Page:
Judging tonight’s Quickfire Challenge is Hubert Keller, a legendary French chef whom they pose directly in front of a massive Dunkin' Donuts coffee display. And the challenge is to prepare a dish that incorporates coffee. Winner gets immunity and $10,000. And they’re off! Nicholas attempts sockeye salmon with hazelnut-coffee-caramel sauce and mushrooms, which is not altogether dissimilar to Travis’s sockeye with coffee ponzu and mushrooms. Hey, they’re bros now. Brian gives the middle finger to the infamous Top Chef Risotto Curse by doing coffee risotto with andouille sausage. Shirley, who needs a new air conditioner because she lives in Las Vegas — and God almighty, can you imagine no air conditioning in Las Vegas? — makes coffee-crusted tenderloin with garlic purée and coffee brown butter playing the role of “cream.” On the sweet side, Carrie's got coffee custard with candied coffee beans and cocoa nibs, and Carlos tries coffee-and-macadamia sponge cake with mascarpone coffee sauce and peaches. Stephanie is somewhere in between sweet and savory with sweet-potato and goat-cheese coffee crêpe with “bacon-and-coffee-ham jam.” Hubert and Padma are puzzled by the flavors, which shatters Steph’s already low self-esteem and causes her to cry-barf right into her General Electric slow cooker.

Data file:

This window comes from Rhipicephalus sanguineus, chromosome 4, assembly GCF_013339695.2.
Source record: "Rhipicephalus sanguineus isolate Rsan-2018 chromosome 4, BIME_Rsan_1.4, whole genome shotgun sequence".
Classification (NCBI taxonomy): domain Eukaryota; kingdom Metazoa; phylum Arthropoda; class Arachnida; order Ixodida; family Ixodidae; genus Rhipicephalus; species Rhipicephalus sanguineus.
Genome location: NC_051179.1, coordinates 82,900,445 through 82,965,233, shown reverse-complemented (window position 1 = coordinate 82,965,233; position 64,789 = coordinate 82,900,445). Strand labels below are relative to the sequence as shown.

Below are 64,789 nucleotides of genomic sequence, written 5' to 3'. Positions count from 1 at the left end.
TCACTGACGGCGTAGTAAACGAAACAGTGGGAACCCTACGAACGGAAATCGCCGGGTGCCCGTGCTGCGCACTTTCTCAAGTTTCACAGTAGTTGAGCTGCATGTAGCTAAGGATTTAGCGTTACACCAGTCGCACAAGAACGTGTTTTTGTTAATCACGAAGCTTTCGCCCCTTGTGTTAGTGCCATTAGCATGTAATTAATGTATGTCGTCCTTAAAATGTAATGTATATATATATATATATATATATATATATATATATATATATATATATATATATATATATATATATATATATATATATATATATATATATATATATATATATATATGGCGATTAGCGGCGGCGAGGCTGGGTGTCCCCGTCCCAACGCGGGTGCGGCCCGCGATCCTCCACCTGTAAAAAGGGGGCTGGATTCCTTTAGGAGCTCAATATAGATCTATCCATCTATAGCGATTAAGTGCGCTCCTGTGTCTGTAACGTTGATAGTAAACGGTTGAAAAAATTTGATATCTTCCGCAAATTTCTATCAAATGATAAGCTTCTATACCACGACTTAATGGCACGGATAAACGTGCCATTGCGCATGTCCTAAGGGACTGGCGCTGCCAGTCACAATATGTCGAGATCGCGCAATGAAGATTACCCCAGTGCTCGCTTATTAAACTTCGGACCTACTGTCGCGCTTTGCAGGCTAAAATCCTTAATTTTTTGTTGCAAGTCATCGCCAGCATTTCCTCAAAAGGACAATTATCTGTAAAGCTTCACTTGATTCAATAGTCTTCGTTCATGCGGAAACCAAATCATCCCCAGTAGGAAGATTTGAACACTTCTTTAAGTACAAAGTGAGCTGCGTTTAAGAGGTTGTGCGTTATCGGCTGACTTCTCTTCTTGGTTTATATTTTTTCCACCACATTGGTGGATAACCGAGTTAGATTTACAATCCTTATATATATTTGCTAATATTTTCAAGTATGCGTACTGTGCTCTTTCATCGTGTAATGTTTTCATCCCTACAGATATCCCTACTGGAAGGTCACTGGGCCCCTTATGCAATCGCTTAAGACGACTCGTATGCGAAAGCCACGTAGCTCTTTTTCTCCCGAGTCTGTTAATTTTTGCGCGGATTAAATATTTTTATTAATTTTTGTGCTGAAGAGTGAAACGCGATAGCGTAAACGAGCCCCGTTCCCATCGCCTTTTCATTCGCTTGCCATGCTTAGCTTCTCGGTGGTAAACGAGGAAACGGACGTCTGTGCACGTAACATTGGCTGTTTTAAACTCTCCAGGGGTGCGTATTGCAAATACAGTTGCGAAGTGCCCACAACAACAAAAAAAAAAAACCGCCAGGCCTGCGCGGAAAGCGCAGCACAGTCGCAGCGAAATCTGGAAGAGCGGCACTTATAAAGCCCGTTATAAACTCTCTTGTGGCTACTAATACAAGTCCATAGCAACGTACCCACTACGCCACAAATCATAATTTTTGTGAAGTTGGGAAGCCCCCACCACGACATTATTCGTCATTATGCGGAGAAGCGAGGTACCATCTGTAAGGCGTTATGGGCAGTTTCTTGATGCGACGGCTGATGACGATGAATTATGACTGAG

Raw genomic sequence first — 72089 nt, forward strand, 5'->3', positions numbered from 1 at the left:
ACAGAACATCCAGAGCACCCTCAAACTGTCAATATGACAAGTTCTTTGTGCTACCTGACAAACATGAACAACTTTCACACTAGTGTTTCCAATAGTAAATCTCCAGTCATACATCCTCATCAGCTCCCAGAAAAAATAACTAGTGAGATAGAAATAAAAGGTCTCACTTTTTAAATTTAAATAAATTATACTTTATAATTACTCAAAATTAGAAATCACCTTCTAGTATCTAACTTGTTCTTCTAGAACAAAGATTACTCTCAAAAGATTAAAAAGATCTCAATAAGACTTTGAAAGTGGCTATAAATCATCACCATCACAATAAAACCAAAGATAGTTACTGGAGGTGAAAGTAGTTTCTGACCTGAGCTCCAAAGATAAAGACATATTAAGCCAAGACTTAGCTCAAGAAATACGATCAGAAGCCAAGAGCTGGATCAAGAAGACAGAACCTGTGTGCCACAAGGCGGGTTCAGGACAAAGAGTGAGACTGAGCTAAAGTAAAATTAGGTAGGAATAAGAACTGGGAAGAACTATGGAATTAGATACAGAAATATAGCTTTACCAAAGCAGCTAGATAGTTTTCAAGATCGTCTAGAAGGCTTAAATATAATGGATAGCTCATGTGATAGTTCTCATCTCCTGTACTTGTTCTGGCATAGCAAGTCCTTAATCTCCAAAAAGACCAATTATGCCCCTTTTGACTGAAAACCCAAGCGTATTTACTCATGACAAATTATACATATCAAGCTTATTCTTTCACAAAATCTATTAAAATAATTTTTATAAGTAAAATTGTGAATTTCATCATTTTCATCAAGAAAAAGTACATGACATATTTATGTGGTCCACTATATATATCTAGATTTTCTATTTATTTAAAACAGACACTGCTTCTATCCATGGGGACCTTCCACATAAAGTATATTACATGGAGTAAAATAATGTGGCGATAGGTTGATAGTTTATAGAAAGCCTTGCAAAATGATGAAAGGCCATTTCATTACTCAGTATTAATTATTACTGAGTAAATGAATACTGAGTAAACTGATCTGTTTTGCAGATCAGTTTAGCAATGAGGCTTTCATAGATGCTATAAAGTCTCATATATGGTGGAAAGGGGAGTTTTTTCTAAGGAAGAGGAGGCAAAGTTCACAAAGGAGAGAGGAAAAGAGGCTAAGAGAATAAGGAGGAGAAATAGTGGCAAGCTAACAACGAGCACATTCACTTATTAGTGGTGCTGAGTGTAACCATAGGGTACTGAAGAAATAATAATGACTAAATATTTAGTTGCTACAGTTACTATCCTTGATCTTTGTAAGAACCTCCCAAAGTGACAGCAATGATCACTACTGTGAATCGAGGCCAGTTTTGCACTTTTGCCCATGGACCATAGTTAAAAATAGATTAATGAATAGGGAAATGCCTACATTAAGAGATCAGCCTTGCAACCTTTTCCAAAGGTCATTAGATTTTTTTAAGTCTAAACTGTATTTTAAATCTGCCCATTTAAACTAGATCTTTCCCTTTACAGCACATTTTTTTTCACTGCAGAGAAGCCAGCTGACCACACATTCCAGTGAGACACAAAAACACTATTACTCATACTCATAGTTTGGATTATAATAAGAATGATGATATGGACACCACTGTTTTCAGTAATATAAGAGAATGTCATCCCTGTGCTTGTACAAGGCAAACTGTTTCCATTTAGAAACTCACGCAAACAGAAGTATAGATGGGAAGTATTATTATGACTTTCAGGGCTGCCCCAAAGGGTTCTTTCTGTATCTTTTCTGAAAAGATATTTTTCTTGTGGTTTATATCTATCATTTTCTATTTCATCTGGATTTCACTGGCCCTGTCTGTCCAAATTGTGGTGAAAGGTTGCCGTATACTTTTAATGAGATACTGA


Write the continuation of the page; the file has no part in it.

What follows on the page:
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Hubert looks skeptical.Photo: David Moir/Bravo

There is a direct relationship between Stephanie’s level of self-doubt and her Top Chef success. She’s in the top three for the Quickfire, along with Carrie and Shirley, who wins and whose family is spared death by heatstroke. The bottom two are Brian and Nicholas. Who even knows what happens with Justin or Nina, because we barely see them here.